Additional federal support the state requested was authorized on September 15 with the Presidential Major Declaration. A Major Declaration not only brings additional assistance from FEMA, but also from agencies such as Housing and Urban Development (HUD), U.S. Small Business Administration (SBA) and Environmental Protection Agency (EPA).

The declaration authorized three FEMA response and recovery programs to assist Oregon governments and survivors affected by the wildfires: Individual Assistance (IA), Public Assistance (PA) and Hazard Mitigation Grant Program (HMGP). In the case of IA and PA, only a few programs were initially authorized for the state, and others would be considered as FEMA and state staff were able to conduct damage assessments in the communities.

Here is a summary of the programs offered through IA, PA, and HMGP:

Individual Assistance (IA) – this assistance is to individuals and households, and may include:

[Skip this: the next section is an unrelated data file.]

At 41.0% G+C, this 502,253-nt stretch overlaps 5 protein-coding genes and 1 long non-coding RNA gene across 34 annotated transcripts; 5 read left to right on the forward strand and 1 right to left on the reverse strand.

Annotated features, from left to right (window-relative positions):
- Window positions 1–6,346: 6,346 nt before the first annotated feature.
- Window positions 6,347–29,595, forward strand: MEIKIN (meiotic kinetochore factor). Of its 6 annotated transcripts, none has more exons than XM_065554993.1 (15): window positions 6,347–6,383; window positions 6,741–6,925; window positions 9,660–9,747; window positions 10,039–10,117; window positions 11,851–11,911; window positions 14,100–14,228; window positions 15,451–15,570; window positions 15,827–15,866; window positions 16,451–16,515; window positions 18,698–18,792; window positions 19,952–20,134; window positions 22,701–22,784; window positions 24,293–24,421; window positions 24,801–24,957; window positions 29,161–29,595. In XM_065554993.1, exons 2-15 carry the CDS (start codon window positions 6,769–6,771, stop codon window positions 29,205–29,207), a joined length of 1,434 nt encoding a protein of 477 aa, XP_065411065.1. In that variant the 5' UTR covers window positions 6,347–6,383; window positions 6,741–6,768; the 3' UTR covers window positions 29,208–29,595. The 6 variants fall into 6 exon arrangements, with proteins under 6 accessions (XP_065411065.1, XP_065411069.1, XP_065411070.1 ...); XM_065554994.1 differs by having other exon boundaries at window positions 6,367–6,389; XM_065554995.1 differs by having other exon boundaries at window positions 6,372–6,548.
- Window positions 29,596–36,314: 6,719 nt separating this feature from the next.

IA is available for those affected by wildfires in Clackamas, Douglas, Jackson, Klamath, Lane, Lincoln, Linn and Marion counties. From the date of declaration on September 15, individuals have been encouraged to apply for disaster assistance at www.disasterassistance.gov. This is the first step for individuals seeking federal assistance through Individual Assistance. The last day to apply is November 30, 2020.

In addition, FEMA Disaster Survivors Assistance Teams are physically in impacted counties to assist Oregonians with questions and help apply for assistance. These sites are at gymnasiums, malls, city halls and community centers. The locations change as the need changes in the communities.